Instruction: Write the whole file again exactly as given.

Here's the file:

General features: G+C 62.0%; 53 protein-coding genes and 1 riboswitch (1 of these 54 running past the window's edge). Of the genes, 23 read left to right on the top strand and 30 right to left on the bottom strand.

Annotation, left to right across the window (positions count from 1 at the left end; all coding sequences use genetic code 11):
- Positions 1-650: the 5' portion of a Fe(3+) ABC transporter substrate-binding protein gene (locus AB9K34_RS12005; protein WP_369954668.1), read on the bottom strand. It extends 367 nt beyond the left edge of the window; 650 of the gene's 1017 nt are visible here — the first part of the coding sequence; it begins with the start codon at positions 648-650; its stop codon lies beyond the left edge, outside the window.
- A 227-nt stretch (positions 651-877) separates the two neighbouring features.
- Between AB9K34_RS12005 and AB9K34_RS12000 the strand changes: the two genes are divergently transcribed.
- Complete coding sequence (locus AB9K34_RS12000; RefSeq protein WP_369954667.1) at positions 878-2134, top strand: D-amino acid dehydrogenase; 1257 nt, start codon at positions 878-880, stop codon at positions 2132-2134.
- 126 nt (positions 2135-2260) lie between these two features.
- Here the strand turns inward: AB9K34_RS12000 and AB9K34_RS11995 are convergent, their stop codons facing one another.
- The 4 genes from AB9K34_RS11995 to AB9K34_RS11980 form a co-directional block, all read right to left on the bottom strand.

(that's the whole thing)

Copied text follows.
General features: G+C 62.0%; 53 protein-coding genes and 1 riboswitch (1 of these 54 running past the window's edge). Of the genes, 23 read left to right on the top strand and 30 right to left on the bottom strand.

Annotation, left to right across the window (positions count from 1 at the left end; all coding sequences use genetic code 11):
- Positions 1-650: the 5' portion of a Fe(3+) ABC transporter substrate-binding protein gene (locus AB9K34_RS12005; protein WP_369954668.1), read on the bottom strand. It extends 367 nt beyond the left edge of the window; 650 of the gene's 1017 nt are visible here — the first part of the coding sequence; it begins with the start codon at positions 648-650; its stop codon lies beyond the left edge, outside the window.
- A 227-nt stretch (positions 651-877) separates the two neighbouring features.
- Between AB9K34_RS12005 and AB9K34_RS12000 the strand changes: the two genes are divergently transcribed.
- Complete coding sequence (locus AB9K34_RS12000; RefSeq protein WP_369954667.1) at positions 878-2134, top strand: D-amino acid dehydrogenase; 1257 nt, start codon at positions 878-880, stop codon at positions 2132-2134.
- 126 nt (positions 2135-2260) lie between these two features.
- Here the strand turns inward: AB9K34_RS12000 and AB9K34_RS11995 are convergent, their stop codons facing one another.
- The 4 genes from AB9K34_RS11995 to AB9K34_RS11980 form a co-directional block, all read right to left on the bottom strand.